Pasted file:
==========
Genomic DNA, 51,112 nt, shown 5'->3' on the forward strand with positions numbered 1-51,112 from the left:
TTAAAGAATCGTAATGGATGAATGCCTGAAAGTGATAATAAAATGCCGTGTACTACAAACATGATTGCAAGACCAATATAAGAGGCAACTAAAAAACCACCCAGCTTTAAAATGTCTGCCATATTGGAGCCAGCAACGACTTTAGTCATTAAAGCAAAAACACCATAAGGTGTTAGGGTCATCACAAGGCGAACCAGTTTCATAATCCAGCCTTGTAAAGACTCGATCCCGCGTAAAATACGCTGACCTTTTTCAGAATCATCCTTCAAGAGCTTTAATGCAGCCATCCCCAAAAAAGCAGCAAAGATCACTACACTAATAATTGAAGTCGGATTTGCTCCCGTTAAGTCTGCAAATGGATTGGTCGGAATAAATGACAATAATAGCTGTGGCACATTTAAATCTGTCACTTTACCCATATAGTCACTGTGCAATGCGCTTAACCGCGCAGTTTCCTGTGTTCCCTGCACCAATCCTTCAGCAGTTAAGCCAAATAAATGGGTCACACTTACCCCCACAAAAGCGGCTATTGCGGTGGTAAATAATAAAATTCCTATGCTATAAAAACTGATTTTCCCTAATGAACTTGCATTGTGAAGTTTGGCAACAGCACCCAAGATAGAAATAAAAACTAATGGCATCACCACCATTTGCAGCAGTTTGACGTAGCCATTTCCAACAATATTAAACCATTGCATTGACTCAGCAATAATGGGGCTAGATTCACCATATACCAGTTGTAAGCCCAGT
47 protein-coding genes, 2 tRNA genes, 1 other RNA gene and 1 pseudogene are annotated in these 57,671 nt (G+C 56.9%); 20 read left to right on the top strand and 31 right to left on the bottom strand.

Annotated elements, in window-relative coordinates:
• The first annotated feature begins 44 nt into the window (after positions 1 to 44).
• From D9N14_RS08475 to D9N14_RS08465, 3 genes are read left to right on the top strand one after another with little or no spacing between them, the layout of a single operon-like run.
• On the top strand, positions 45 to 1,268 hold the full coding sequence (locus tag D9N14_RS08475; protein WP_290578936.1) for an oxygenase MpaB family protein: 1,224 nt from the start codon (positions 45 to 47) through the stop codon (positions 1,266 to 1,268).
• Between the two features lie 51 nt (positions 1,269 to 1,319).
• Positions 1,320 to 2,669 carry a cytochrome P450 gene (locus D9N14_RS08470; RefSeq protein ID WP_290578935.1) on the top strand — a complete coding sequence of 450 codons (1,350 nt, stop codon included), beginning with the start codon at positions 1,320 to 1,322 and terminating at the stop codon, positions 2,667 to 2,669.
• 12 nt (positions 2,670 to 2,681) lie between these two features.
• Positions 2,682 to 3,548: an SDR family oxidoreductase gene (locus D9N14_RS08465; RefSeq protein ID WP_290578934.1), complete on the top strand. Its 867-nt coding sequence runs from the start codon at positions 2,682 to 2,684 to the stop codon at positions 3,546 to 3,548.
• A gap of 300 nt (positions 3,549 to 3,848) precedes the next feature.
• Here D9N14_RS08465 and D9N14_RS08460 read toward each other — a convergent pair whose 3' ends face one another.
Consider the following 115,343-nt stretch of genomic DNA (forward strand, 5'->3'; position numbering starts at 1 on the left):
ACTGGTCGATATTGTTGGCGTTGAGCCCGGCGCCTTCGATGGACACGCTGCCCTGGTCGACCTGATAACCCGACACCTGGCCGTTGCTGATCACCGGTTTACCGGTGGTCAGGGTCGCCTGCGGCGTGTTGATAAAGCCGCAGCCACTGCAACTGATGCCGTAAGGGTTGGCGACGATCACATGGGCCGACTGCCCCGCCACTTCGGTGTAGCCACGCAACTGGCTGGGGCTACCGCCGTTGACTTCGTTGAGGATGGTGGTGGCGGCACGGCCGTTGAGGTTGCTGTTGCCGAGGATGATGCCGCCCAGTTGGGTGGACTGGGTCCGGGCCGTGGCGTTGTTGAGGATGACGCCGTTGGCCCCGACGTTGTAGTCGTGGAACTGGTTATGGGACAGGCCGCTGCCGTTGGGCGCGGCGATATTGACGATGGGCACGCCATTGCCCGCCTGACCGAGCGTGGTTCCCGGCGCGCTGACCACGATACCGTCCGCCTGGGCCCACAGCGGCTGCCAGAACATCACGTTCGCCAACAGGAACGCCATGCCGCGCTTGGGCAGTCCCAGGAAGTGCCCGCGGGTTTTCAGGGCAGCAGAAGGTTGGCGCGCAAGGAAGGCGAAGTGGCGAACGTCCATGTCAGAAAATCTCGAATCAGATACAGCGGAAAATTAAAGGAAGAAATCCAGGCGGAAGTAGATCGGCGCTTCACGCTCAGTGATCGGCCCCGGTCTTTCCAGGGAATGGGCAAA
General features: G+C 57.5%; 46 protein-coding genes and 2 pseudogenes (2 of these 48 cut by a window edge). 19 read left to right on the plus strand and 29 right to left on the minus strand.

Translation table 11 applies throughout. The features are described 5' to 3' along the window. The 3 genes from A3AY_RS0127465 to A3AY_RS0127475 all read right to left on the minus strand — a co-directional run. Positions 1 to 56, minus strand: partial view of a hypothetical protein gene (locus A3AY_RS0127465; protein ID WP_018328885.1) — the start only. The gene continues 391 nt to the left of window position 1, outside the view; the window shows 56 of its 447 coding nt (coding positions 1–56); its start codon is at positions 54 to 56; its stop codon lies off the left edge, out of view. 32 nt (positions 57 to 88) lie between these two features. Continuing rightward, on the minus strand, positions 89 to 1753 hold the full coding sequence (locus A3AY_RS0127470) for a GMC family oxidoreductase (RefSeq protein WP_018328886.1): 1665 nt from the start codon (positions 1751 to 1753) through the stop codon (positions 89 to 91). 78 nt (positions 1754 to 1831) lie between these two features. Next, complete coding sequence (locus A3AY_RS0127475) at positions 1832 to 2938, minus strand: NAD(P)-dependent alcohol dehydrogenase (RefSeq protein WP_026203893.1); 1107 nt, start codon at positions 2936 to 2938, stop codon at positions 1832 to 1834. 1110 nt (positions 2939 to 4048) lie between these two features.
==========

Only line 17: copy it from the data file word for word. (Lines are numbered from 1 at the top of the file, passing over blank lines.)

Translation table 11 applies throughout. The features are described 5' to 3' along the window. The 3 genes from A3AY_RS0127465 to A3AY_RS0127475 all read right to left on the minus strand — a co-directional run. Positions 1 to 56, minus strand: partial view of a hypothetical protein gene (locus A3AY_RS0127465; protein ID WP_018328885.1) — the start only. The gene continues 391 nt to the left of window position 1, outside the view; the window shows 56 of its 447 coding nt (coding positions 1–56); its start codon is at positions 54 to 56; its stop codon lies off the left edge, out of view. 32 nt (positions 57 to 88) lie between these two features. Continuing rightward, on the minus strand, positions 89 to 1753 hold the full coding sequence (locus A3AY_RS0127470) for a GMC family oxidoreductase (RefSeq protein WP_018328886.1): 1665 nt from the start codon (positions 1751 to 1753) through the stop codon (positions 89 to 91). 78 nt (positions 1754 to 1831) lie between these two features. Next, complete coding sequence (locus A3AY_RS0127475) at positions 1832 to 2938, minus strand: NAD(P)-dependent alcohol dehydrogenase (RefSeq protein WP_026203893.1); 1107 nt, start codon at positions 2936 to 2938, stop codon at positions 1832 to 1834. 1110 nt (positions 2939 to 4048) lie between these two features.